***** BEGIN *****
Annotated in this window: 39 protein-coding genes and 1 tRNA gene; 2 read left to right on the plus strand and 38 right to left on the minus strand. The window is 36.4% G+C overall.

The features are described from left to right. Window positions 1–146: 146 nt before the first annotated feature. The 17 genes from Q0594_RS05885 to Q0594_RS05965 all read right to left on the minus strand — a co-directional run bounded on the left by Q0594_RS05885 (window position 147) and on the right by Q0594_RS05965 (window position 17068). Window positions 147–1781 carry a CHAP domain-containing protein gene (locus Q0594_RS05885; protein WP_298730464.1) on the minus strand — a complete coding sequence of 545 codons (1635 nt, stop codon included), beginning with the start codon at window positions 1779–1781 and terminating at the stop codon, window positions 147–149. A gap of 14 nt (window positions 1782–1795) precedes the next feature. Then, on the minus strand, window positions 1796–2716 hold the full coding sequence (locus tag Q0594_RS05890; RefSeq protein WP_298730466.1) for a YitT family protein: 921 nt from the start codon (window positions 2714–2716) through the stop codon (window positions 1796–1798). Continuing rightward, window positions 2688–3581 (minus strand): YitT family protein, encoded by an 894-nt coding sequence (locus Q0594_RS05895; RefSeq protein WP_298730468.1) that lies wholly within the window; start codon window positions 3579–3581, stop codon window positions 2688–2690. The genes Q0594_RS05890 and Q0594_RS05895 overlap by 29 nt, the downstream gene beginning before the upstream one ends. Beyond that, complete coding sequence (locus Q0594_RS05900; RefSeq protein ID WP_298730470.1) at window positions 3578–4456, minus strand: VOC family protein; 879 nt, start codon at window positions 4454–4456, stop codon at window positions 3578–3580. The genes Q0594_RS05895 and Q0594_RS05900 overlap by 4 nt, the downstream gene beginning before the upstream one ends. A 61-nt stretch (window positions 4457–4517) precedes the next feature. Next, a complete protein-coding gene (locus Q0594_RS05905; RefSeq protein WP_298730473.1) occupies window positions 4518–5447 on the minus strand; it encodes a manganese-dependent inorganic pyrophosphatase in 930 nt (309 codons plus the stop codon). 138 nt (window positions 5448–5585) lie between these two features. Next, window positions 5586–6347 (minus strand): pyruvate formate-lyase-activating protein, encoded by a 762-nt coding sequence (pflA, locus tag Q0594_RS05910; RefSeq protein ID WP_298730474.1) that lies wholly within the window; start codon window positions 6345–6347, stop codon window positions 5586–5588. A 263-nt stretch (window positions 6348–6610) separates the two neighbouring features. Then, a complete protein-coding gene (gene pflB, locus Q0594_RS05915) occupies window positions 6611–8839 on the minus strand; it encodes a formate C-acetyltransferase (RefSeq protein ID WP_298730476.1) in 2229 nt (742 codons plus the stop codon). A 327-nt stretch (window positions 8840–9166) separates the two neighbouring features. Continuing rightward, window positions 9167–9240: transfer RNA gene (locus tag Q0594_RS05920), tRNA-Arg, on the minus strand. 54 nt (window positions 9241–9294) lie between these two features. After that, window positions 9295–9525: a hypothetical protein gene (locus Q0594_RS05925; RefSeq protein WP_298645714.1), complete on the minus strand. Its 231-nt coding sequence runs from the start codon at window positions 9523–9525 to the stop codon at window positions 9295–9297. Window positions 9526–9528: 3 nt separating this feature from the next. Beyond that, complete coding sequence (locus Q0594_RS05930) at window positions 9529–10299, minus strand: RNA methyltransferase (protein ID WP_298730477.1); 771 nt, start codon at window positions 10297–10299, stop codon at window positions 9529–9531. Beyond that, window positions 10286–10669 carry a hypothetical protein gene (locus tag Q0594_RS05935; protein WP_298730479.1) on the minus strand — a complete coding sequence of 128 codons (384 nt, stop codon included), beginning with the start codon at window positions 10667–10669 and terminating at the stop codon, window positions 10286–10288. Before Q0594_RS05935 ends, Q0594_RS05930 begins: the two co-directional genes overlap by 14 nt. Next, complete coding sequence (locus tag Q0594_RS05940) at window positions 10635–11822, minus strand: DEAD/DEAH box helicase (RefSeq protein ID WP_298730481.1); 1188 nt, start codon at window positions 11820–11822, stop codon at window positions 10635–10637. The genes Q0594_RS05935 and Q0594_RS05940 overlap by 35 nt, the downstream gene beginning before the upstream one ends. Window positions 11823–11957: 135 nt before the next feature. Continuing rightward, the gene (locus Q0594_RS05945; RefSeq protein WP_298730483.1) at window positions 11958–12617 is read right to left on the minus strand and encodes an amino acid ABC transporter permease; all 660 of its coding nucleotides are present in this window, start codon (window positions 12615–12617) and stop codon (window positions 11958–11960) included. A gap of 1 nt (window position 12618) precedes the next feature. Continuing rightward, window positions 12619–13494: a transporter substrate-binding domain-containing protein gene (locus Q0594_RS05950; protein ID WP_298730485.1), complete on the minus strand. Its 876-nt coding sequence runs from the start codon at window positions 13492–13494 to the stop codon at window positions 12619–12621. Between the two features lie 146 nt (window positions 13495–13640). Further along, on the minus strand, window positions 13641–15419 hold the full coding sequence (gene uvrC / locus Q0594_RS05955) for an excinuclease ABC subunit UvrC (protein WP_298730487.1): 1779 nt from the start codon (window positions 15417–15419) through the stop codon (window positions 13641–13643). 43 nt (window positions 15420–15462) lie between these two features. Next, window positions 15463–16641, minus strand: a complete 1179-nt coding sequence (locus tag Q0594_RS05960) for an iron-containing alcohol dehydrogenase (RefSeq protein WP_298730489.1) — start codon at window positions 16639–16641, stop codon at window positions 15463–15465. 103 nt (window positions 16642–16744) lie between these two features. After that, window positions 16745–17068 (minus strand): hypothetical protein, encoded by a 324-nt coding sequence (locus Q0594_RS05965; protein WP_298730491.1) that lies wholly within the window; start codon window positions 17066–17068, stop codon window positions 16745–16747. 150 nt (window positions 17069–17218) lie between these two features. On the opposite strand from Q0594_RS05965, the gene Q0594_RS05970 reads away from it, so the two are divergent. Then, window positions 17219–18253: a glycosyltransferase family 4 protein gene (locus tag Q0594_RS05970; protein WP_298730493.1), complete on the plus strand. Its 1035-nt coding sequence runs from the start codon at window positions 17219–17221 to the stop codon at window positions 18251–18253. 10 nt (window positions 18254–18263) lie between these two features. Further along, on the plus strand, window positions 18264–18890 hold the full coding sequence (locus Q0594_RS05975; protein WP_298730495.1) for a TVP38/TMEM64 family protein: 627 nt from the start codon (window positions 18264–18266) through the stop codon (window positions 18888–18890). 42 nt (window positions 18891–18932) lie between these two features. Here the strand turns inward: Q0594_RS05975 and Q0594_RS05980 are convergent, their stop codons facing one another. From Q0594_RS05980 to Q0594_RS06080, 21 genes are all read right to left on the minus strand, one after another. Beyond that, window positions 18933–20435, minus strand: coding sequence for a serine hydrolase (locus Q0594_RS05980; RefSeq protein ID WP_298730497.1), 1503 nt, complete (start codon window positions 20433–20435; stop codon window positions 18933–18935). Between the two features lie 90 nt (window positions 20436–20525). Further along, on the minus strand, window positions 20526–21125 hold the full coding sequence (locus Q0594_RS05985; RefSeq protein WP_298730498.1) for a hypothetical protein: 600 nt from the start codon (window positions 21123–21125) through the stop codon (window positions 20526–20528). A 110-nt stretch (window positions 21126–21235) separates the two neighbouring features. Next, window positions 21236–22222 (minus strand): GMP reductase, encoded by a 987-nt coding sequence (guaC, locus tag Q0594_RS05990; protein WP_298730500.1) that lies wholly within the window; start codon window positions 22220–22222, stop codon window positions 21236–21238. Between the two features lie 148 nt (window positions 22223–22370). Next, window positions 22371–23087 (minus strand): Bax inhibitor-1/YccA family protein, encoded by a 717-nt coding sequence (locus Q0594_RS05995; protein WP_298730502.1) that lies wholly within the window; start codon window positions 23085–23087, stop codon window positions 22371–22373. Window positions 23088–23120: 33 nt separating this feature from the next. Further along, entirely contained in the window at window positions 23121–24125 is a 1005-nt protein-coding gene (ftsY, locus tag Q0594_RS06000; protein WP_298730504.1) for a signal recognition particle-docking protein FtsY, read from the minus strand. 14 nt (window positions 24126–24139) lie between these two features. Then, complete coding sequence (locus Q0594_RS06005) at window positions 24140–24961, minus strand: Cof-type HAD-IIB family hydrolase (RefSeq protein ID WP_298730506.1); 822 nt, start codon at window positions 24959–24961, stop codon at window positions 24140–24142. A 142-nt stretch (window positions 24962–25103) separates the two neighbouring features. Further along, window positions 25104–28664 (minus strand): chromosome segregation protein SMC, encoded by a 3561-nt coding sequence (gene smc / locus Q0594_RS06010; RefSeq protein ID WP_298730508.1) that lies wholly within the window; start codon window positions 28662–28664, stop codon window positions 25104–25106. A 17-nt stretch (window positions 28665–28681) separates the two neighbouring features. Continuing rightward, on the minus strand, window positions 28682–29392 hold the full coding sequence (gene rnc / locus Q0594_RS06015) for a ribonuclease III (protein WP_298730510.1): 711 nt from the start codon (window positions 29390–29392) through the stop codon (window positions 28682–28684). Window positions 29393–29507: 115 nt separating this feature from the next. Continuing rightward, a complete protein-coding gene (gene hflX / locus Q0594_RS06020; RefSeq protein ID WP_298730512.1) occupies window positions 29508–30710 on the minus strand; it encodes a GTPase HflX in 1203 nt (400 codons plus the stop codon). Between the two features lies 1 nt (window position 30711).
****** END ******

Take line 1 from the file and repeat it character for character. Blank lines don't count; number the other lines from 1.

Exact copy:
Annotated in this window: 39 protein-coding genes and 1 tRNA gene; 2 read left to right on the plus strand and 38 right to left on the minus strand. The window is 36.4% G+C overall.